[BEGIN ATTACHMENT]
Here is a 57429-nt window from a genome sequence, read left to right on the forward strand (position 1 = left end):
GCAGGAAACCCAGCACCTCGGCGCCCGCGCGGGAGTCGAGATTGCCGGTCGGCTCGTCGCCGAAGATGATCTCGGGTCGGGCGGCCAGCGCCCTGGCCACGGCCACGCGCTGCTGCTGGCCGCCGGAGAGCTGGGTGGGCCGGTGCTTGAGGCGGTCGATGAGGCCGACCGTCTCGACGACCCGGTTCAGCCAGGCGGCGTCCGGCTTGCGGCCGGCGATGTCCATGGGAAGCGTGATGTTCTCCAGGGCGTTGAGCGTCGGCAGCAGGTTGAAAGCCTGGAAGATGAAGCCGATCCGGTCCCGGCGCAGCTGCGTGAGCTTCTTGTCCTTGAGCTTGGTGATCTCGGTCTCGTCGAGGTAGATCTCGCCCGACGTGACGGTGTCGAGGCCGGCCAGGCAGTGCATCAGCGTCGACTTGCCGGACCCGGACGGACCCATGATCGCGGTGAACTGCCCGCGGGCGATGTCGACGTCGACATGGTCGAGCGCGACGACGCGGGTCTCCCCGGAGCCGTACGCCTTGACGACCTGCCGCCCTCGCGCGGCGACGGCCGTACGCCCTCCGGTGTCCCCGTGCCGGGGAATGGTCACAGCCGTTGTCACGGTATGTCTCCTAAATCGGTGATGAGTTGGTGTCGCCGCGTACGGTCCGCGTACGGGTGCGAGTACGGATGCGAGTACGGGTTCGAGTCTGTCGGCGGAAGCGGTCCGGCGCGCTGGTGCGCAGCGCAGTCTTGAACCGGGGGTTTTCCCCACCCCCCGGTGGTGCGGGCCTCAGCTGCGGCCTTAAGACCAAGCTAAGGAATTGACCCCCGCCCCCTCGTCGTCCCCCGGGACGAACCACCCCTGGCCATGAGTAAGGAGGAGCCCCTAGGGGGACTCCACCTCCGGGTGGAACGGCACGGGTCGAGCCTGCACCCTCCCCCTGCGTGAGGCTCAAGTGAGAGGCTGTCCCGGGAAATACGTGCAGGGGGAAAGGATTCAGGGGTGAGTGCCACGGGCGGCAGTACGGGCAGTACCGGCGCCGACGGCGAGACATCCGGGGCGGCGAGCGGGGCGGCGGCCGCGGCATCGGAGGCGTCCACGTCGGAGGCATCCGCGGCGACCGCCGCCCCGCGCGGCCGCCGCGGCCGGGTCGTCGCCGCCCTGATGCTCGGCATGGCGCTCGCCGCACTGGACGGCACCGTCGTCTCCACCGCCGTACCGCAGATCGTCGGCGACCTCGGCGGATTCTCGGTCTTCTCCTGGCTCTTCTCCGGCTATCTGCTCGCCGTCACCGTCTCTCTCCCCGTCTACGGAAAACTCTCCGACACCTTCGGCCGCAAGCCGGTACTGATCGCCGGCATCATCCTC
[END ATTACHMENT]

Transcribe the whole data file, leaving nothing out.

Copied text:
Here is a 57429-nt window from a genome sequence, read left to right on the forward strand (position 1 = left end):
GCAGGAAACCCAGCACCTCGGCGCCCGCGCGGGAGTCGAGATTGCCGGTCGGCTCGTCGCCGAAGATGATCTCGGGTCGGGCGGCCAGCGCCCTGGCCACGGCCACGCGCTGCTGCTGGCCGCCGGAGAGCTGGGTGGGCCGGTGCTTGAGGCGGTCGATGAGGCCGACCGTCTCGACGACCCGGTTCAGCCAGGCGGCGTCCGGCTTGCGGCCGGCGATGTCCATGGGAAGCGTGATGTTCTCCAGGGCGTTGAGCGTCGGCAGCAGGTTGAAAGCCTGGAAGATGAAGCCGATCCGGTCCCGGCGCAGCTGCGTGAGCTTCTTGTCCTTGAGCTTGGTGATCTCGGTCTCGTCGAGGTAGATCTCGCCCGACGTGACGGTGTCGAGGCCGGCCAGGCAGTGCATCAGCGTCGACTTGCCGGACCCGGACGGACCCATGATCGCGGTGAACTGCCCGCGGGCGATGTCGACGTCGACATGGTCGAGCGCGACGACGCGGGTCTCCCCGGAGCCGTACGCCTTGACGACCTGCCGCCCTCGCGCGGCGACGGCCGTACGCCCTCCGGTGTCCCCGTGCCGGGGAATGGTCACAGCCGTTGTCACGGTATGTCTCCTAAATCGGTGATGAGTTGGTGTCGCCGCGTACGGTCCGCGTACGGGTGCGAGTACGGATGCGAGTACGGGTTCGAGTCTGTCGGCGGAAGCGGTCCGGCGCGCTGGTGCGCAGCGCAGTCTTGAACCGGGGGTTTTCCCCACCCCCCGGTGGTGCGGGCCTCAGCTGCGGCCTTAAGACCAAGCTAAGGAATTGACCCCCGCCCCCTCGTCGTCCCCCGGGACGAACCACCCCTGGCCATGAGTAAGGAGGAGCCCCTAGGGGGACTCCACCTCCGGGTGGAACGGCACGGGTCGAGCCTGCACCCTCCCCCTGCGTGAGGCTCAAGTGAGAGGCTGTCCCGGGAAATACGTGCAGGGGGAAAGGATTCAGGGGTGAGTGCCACGGGCGGCAGTACGGGCAGTACCGGCGCCGACGGCGAGACATCCGGGGCGGCGAGCGGGGCGGCGGCCGCGGCATCGGAGGCGTCCACGTCGGAGGCATCCGCGGCGACCGCCGCCCCGCGCGGCCGCCGCGGCCGGGTCGTCGCCGCCCTGATGCTCGGCATGGCGCTCGCCGCACTGGACGGCACCGTCGTCTCCACCGCCGTACCGCAGATCGTCGGCGACCTCGGCGGATTCTCGGTCTTCTCCTGGCTCTTCTCCGGCTATCTGCTCGCCGTCACCGTCTCTCTCCCCGTCTACGGAAAACTCTCCGACACCTTCGGCCGCAAGCCGGTACTGATCGCCGGCATCATCCTC